During the bus ride, he saw a few familiar faces. The broken, depressed, unemployed people from the permit lines were all here. And quite a few of them were carrying those small boxes of poison wrapped in plastic bags like it was cough syrup that they purchased from a nearby pharmacy. They made Connor think about his dad. He got the sudden urge to rip those bags out of everyone's hands, to tell to them to go see a therapist, to try anything else other than suicide. He refrained from doing this by telling himself "Stop worrying. None of this is your fault. You're not the one who sold them the pills". However, he did make their tickets to the afterlife about 20% cheaper.

When he hit his stop, Connor pulled the bus string, hopped off, and ran the half-mile distance from the bus stop to his parents' house at full speed. He was panting heavily by the time he got to the house. And to his misfortune the drive-way was empty. Connor walked up to the house door, and sat beside it so he could catch his breath. He waited about half an hour or so before his parents pulled up to the driveway. 
"Mom!", Connor yelled as his parents stepped out of the car. They were both elegantly dressed. His mother was wearing a golden-silked dress that Connor's never seen before, and his father had on an expensive Armani suit, which he hadn't appeared to had worn since Connor's high school graduation. "You know Dad's getting a permit, right?", he asked.

"I already told her", his dad said.

"And you're okay with this?", Connor said, turning towards his mother.

"Connor, you have to understand", His father said, "Your mother and I, we've already lived a full life. We've been through poverty, we've raised 3 intelligent, independent kids, we've witnessed great changes in society. There's not really much  left for us to do other than...well, die, or end up in a nursing home with a slowly eroding mind".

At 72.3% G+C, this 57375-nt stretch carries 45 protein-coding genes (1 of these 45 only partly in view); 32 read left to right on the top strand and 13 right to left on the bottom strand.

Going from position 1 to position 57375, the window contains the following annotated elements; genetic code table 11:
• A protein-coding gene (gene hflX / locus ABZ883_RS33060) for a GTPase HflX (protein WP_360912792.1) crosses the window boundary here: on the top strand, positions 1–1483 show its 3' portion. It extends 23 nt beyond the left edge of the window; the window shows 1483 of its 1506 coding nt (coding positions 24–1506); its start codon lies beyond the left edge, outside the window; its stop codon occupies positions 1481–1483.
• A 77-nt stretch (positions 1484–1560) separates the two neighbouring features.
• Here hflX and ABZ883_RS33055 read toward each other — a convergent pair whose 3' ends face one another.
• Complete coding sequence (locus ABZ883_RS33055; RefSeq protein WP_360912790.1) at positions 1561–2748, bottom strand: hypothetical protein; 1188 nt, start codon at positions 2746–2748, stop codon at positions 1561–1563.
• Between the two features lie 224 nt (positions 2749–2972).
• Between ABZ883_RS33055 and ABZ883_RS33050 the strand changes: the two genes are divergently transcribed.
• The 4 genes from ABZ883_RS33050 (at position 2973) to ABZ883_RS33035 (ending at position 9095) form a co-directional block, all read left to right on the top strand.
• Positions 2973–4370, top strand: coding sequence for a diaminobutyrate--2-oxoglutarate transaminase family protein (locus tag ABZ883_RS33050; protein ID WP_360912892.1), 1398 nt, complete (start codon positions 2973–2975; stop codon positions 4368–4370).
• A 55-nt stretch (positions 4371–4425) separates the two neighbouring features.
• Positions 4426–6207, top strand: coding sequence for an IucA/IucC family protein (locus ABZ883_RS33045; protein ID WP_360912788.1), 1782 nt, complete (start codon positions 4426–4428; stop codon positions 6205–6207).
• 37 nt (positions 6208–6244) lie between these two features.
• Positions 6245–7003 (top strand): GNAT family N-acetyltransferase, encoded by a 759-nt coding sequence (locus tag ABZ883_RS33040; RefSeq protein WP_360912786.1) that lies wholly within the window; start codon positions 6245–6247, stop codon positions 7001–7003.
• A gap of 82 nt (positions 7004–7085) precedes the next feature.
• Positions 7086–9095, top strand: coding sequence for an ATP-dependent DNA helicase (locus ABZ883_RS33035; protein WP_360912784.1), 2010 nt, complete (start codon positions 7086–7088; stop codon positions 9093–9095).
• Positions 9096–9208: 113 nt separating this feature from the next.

Connor opened his mouth to say something, but no words would come out. His thoughts were blank, and it took him a good 4 or 5 minutes just to say "D-do you know stupid that sounds? And Mom, you're going through with this too?".

"Sorry, but everything your father said applies to me as well," his mother said. "You, Sarah, and John don't really need us anymore. The world has been getting worse each day, and I can't really stand being away from your father, be it in life or death".

"....Are you people even listening to yourselves?", Connor yelled at the top of his lungs.

"Maybe we should talk about this inside," One of his parents suggested.

"We don't need to talk about anything!" Connor said, walking back to the bus stop. "If you're just going to kill yourselves without a second thought, then who am I to stop you?"

"Where are you going?" They shouted. Or maybe it was just one of them. Connor started tuning them out a bit after that last sentence.

So he waited for an hour at the bus stop until it came. On the trip back to his apartment, all these little, everyday conversations he's heard a thousand times before just seemed so morbid. He heard people placing bets on which celebrity would kill themselves first. He heard teenagers bragging over the phone about how they just got a permit and how they would decorate it.

If it isn't very obvious, Connor wasn't okay with his parents' planned..."departure". If anything, that little chat he had with them just made him want to try even harder to convince them otherwise. He did even more pacing around back at his apartment for hours before he got the idea that his older siblings would be able to help.